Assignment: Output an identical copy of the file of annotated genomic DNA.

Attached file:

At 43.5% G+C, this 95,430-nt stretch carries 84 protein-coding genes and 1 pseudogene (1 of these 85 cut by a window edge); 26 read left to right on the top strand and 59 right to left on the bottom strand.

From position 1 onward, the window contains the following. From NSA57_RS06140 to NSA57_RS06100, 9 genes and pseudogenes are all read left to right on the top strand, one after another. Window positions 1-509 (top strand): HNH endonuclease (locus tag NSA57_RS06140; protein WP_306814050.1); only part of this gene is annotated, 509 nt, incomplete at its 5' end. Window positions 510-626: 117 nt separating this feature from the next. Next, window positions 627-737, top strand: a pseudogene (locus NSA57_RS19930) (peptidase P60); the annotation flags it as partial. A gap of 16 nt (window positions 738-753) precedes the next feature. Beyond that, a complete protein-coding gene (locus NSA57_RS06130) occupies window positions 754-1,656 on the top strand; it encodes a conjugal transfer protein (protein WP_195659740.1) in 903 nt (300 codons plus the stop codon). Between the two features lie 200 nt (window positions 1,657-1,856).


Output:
At 43.5% G+C, this 95,430-nt stretch carries 84 protein-coding genes and 1 pseudogene (1 of these 85 cut by a window edge); 26 read left to right on the top strand and 59 right to left on the bottom strand.

From position 1 onward, the window contains the following. From NSA57_RS06140 to NSA57_RS06100, 9 genes and pseudogenes are all read left to right on the top strand, one after another. Window positions 1-509 (top strand): HNH endonuclease (locus tag NSA57_RS06140; protein WP_306814050.1); only part of this gene is annotated, 509 nt, incomplete at its 5' end. Window positions 510-626: 117 nt separating this feature from the next. Next, window positions 627-737, top strand: a pseudogene (locus NSA57_RS19930) (peptidase P60); the annotation flags it as partial. A gap of 16 nt (window positions 738-753) precedes the next feature. Beyond that, a complete protein-coding gene (locus NSA57_RS06130) occupies window positions 754-1,656 on the top strand; it encodes a conjugal transfer protein (protein WP_195659740.1) in 903 nt (300 codons plus the stop codon). Between the two features lie 200 nt (window positions 1,657-1,856).